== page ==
Weatherford Democrat

October 19, 2012

COLUMN: The sheep and the goats, heaven and hell

The Rev. Lou Tiscione
CNHI

— What’s the “bottom line”? Jesus taught about the “bottom line.” One of the most frequent themes of Jesus’ teaching was judgment. Jesus said that there will be a final accounting given to God. (Matthew 11:20-24) He instructed His disciples to fear the one who can destroy both body and soul in hell. (Matthew 10:28)

Jesus was a master teacher. He used parables to teach His followers about the Kingdom of God. He also used those same parables to confuse those who were destined to perish. (Matthew 13:10-17 and Isaiah 6:9-10) All the parables of Jesus have a cumulative effect. That is, each one builds upon the previous. The final parable, Matthew 25:31-48, is about judgment. It is undeniable to all who read the Bible that God is holy and He will judge the world. Judgment has been given to the risen Lord Jesus. When He returns, He will put an end to all that is unholy and evil.

We would do well to examine that final parable that is referred to as the “Parable of the Sheep and the Goats.” For the sake of brevity, I want to draw attention to the beginning and the end of the parable.

Jesus gave the time of judgment. He said, “When the Son of Man comes in His glory.” (Matthew 25:31) The exact date was not specified. But, clearly, the day of judgment is what the prophet Joel referred to as “the Day of the Lord.” The apostle John was given a vision of that day, “Then I saw a great white throne and Him who was seated on it. From His presence earth and sky fled away, and no place was found for them.” (Revelation 20:11)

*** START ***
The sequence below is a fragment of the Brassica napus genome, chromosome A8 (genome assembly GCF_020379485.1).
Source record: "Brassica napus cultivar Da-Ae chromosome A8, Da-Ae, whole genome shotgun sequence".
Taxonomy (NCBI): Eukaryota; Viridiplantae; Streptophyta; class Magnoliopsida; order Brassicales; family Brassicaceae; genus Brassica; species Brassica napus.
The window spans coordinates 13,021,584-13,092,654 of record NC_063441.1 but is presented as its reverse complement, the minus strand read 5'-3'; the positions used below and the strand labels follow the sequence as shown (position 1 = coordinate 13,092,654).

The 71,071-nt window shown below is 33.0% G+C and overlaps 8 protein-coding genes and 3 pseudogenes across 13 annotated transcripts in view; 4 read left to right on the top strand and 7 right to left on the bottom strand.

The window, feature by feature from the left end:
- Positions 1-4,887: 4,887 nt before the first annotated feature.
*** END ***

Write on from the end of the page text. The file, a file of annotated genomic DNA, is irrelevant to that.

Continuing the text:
Jesus used the title “Son of Man” when speaking of Himself. This was a familiar Old Testament description of the Messiah, the king of righteousness. Jesus said that He would come in His glory. That is, when He returns, He will not come as the savior, but as the king who has all glory and honor and power. He will come sitting on His glorious throne. This is figurative language describing the absolute power and authority that Jesus possesses and will exercise.

The initial actions of King Jesus are clearly stated. Jesus said that He will have all nations gathered before Him. No one will escape this divine appointment. Immediately, Jesus said that He will separate the sheep and the goats. The sheep are described as those “who are blessed by My Father.” (Matthew 25:34) They are said to inherit the kingdom that was prepared for them from the foundation of the world. In other words the sheep are those whom God chose in eternity to be in Christ. (Ephesians 1:4-6)

In the parable, Jesus described characteristics of sheep. The sheep discovered that as they ministered to Jesus’ brothers, they were ministering to Jesus. The sheep’s behavior was not a checklist of reasons for being “sheep.” It was a declarative statement that described the behavior of sheep.

The Bible teaches that those who are in Christ live differently by God’s grace in the Holy Spirit. In the context of the Parable of the Sheep and the Goats, sheep live like sheep. James wrote about the genuineness of saving faith. “So also faith by itself, if it does not have works, is dead.” (James 2:17) The Apostle Paul also wrote concerning the lives of “sheep” (believers). “But I say, walk by the Spirit, and you will not gratify the desires of the flesh.” (Galatians 5:16)

The parable ends with the fact of an eternal hell. Jesus said, “Depart from Me, you cursed, into the eternal fire prepared for the devil and his angels.” We learn that the basic horror of hell is separation from God. The “goats” are commanded by Jesus to depart from Him. Their eternal home was prepared by God for the devil and his angels. The goats will share this residence forever. The bottom line is the reality of heaven and hell. God has chosen those who will live with Him forever. This truth may not tickle men’s ears, but God has promised to raise the dead by His word in concert with His spirit.